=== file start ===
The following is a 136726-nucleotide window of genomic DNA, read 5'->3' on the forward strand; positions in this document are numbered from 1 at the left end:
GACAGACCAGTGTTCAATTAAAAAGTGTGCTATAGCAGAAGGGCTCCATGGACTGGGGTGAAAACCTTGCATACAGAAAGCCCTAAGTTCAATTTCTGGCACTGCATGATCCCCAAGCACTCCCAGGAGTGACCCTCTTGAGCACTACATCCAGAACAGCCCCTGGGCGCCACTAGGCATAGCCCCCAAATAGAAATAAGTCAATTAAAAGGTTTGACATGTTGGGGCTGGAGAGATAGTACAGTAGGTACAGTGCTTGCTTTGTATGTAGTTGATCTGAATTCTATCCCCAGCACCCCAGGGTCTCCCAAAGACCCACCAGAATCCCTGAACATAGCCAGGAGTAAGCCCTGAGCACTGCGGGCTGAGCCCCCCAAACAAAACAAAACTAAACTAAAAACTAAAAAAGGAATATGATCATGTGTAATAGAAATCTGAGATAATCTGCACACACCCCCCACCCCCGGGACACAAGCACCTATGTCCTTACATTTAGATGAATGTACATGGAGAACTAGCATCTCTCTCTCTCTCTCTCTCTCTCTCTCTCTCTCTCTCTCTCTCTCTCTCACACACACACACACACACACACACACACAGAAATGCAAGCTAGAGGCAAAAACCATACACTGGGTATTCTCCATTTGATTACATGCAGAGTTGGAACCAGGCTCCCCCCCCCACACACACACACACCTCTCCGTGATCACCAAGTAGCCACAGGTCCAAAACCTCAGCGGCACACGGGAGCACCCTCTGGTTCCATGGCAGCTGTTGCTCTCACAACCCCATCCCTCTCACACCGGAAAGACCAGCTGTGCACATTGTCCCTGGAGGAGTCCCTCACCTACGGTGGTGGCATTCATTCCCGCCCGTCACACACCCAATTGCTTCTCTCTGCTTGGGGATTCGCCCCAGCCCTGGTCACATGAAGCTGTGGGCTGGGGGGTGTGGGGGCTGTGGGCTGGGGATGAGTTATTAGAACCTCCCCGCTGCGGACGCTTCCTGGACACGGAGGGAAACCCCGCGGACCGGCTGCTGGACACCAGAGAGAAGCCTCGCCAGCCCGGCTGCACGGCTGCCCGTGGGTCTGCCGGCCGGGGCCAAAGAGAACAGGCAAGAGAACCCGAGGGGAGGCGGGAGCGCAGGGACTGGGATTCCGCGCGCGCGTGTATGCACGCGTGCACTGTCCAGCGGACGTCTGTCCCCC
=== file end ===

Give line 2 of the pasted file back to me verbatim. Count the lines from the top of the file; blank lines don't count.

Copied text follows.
GACAGACCAGTGTTCAATTAAAAAGTGTGCTATAGCAGAAGGGCTCCATGGACTGGGGTGAAAACCTTGCATACAGAAAGCCCTAAGTTCAATTTCTGGCACTGCATGATCCCCAAGCACTCCCAGGAGTGACCCTCTTGAGCACTACATCCAGAACAGCCCCTGGGCGCCACTAGGCATAGCCCCCAAATAGAAATAAGTCAATTAAAAGGTTTGACATGTTGGGGCTGGAGAGATAGTACAGTAGGTACAGTGCTTGCTTTGTATGTAGTTGATCTGAATTCTATCCCCAGCACCCCAGGGTCTCCCAAAGACCCACCAGAATCCCTGAACATAGCCAGGAGTAAGCCCTGAGCACTGCGGGCTGAGCCCCCCAAACAAAACAAAACTAAACTAAAAACTAAAAAAGGAATATGATCATGTGTAATAGAAATCTGAGATAATCTGCACACACCCCCCACCCCCGGGACACAAGCACCTATGTCCTTACATTTAGATGAATGTACATGGAGAACTAGCATCTCTCTCTCTCTCTCTCTCTCTCTCTCTCTCTCTCTCTCTCTCTCTCTCACACACACACACACACACACACACACACAGAAATGCAAGCTAGAGGCAAAAACCATACACTGGGTATTCTCCATTTGATTACATGCAGAGTTGGAACCAGGCTCCCCCCCCCACACACACACACACCTCTCCGTGATCACCAAGTAGCCACAGGTCCAAAACCTCAGCGGCACACGGGAGCACCCTCTGGTTCCATGGCAGCTGTTGCTCTCACAACCCCATCCCTCTCACACCGGAAAGACCAGCTGTGCACATTGTCCCTGGAGGAGTCCCTCACCTACGGTGGTGGCATTCATTCCCGCCCGTCACACACCCAATTGCTTCTCTCTGCTTGGGGATTCGCCCCAGCCCTGGTCACATGAAGCTGTGGGCTGGGGGGTGTGGGGGCTGTGGGCTGGGGATGAGTTATTAGAACCTCCCCGCTGCGGACGCTTCCTGGACACGGAGGGAAACCCCGCGGACCGGCTGCTGGACACCAGAGAGAAGCCTCGCCAGCCCGGCTGCACGGCTGCCCGTGGGTCTGCCGGCCGGGGCCAAAGAGAACAGGCAAGAGAACCCGAGGGGAGGCGGGAGCGCAGGGACTGGGATTCCGCGCGCGCGTGTATGCACGCGTGCACTGTCCAGCGGACGTCTGTCCCCC